Reverting to goods-vehicle taxation, it is to be hoped that the pla.ting system will be reintroduced early in the post-war years, in which case, taxation on gross weight could be brought in rapidly. There would then _seem little need for an interim change.

We are glad to note the strong objection taken to an increase in the tax on fuel. This would be extremely detrimental to all long-distance road traffic and particularly to public-service vehicles. The latter, especially, run a huge mileage, but, mostly, on good, well-constructed roads which have a long wearing life ; consequently, there is no particular reason why such vehicles should pay through the nose because of their additional mileage, for they would then, to an extent, be subsidizing other classes.

We fully appreciate the view that it is not a practical proposition to design vehicles particularly for the export market. This has been done in the past, but it means increased cost and, therefore, a restriction on sales. It is only by producing reasonably standard models in large numbers that manufacturing costs can be reduced. It is for this reason that any tax which radically restricts the design of vehicles to those suitable mainly for home use is unwise and uneconomic.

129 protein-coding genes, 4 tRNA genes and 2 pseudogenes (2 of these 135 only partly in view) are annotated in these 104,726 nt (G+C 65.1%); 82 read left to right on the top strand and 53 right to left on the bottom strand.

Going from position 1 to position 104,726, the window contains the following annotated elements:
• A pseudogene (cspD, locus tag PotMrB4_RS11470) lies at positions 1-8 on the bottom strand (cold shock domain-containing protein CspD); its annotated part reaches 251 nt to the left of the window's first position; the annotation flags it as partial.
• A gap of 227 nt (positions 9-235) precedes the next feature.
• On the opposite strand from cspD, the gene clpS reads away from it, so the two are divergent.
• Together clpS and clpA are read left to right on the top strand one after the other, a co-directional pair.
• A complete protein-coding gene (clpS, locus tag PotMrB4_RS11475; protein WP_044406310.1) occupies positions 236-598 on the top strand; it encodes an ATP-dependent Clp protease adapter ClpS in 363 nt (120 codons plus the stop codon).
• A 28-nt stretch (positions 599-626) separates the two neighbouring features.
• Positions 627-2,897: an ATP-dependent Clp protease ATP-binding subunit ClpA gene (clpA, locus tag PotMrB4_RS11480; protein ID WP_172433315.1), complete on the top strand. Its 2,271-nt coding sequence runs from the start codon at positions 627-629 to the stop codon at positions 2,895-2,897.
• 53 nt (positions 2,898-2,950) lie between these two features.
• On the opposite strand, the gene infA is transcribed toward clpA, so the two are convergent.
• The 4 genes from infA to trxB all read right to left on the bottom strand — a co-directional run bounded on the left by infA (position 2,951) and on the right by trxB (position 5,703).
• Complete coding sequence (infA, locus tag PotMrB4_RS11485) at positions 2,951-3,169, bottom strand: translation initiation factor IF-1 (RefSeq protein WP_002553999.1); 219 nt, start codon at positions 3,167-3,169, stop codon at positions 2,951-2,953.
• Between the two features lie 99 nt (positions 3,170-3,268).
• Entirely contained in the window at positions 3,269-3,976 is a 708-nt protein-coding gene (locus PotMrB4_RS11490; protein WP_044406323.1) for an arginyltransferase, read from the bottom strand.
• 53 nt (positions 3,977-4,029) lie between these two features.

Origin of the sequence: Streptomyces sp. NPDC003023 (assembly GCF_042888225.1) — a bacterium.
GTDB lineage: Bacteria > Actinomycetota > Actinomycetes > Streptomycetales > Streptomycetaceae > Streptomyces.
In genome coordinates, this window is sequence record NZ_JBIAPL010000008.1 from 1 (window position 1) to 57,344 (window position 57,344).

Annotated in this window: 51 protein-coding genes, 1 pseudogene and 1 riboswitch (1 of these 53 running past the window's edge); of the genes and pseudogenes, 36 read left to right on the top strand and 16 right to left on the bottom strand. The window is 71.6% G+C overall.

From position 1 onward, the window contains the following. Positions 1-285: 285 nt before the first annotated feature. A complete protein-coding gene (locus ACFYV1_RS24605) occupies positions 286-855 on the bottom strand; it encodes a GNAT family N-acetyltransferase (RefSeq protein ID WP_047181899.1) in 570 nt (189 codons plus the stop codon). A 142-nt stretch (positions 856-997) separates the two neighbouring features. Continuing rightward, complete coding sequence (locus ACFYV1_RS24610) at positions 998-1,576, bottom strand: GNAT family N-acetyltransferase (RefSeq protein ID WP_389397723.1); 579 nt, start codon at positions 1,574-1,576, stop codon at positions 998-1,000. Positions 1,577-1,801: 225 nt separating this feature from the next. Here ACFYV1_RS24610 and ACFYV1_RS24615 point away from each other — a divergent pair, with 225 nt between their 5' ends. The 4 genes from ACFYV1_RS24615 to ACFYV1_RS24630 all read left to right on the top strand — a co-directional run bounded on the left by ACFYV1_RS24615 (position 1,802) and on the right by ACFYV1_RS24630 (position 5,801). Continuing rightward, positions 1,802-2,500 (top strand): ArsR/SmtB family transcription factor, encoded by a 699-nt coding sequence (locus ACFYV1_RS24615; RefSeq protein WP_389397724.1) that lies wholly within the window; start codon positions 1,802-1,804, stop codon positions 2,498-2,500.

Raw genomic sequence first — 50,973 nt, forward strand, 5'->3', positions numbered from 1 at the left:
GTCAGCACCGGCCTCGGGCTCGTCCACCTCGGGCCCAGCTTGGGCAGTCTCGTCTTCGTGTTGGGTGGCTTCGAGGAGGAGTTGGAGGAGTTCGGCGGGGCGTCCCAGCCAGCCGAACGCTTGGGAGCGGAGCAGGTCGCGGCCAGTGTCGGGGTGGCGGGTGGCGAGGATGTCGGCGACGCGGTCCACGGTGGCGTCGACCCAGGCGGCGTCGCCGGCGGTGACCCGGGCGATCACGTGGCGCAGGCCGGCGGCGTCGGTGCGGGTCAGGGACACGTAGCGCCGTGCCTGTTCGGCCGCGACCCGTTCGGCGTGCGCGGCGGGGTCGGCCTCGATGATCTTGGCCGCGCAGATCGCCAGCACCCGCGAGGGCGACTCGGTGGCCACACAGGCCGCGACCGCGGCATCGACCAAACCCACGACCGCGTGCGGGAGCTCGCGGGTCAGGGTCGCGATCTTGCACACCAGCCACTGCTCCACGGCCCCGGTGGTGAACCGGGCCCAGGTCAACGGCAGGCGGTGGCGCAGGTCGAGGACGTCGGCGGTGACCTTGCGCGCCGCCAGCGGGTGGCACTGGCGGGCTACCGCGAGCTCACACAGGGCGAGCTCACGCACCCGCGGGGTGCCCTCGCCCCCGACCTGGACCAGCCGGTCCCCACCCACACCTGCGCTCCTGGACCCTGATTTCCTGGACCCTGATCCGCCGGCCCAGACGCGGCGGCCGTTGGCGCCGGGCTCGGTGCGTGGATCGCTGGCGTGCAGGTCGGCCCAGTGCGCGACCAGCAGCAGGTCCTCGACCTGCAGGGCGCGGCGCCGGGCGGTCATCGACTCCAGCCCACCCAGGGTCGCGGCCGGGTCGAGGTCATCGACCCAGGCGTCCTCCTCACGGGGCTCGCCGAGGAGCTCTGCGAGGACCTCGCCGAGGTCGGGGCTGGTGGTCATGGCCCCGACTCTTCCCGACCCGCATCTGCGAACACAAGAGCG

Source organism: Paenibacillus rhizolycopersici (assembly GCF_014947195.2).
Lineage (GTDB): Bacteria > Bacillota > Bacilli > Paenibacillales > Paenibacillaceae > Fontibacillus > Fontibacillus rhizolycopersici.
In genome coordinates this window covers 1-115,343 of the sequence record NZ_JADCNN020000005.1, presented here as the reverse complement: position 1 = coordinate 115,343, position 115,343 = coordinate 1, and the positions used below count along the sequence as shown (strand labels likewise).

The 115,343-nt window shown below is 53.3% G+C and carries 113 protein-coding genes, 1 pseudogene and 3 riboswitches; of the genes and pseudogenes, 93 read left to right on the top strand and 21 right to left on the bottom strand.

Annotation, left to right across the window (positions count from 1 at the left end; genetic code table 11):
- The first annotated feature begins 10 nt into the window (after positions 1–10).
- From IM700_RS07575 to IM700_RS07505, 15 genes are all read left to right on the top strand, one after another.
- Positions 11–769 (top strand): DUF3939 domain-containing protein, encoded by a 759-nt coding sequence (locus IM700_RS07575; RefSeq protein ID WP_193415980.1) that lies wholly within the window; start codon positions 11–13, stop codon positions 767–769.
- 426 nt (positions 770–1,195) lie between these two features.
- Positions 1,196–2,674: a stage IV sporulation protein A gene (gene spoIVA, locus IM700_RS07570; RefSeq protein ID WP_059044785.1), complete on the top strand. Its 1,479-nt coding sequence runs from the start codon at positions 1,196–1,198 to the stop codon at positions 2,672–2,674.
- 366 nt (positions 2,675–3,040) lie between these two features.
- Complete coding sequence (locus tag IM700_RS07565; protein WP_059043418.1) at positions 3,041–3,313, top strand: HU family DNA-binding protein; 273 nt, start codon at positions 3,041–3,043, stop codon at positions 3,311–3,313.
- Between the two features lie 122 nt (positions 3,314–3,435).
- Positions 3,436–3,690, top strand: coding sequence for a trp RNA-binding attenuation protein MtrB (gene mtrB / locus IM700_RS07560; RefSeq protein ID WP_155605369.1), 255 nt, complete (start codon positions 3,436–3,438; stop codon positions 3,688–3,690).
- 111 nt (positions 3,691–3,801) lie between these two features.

The emphasis laid by the S.M.M.T. on the importance of the motor industry as an employer of labour and as a vital national asset, also on the fact that the heavy taxation borne by commercial road transport is levied primarily on the Nation's industry, is excellent. It is a point which has ofter been raised in the columns of this journal.

Road transport is an essential, not a luxury. It has well been described as one of the tools of industry, and should be treated as such. Any reduction in taxation would certainly be more than balanced by the benefit it would confer upon trade and industry, also upon the public by the lowering of the prices of all those goods and materials which involve much road transport in their production and distribution.


Organisations: Civil Service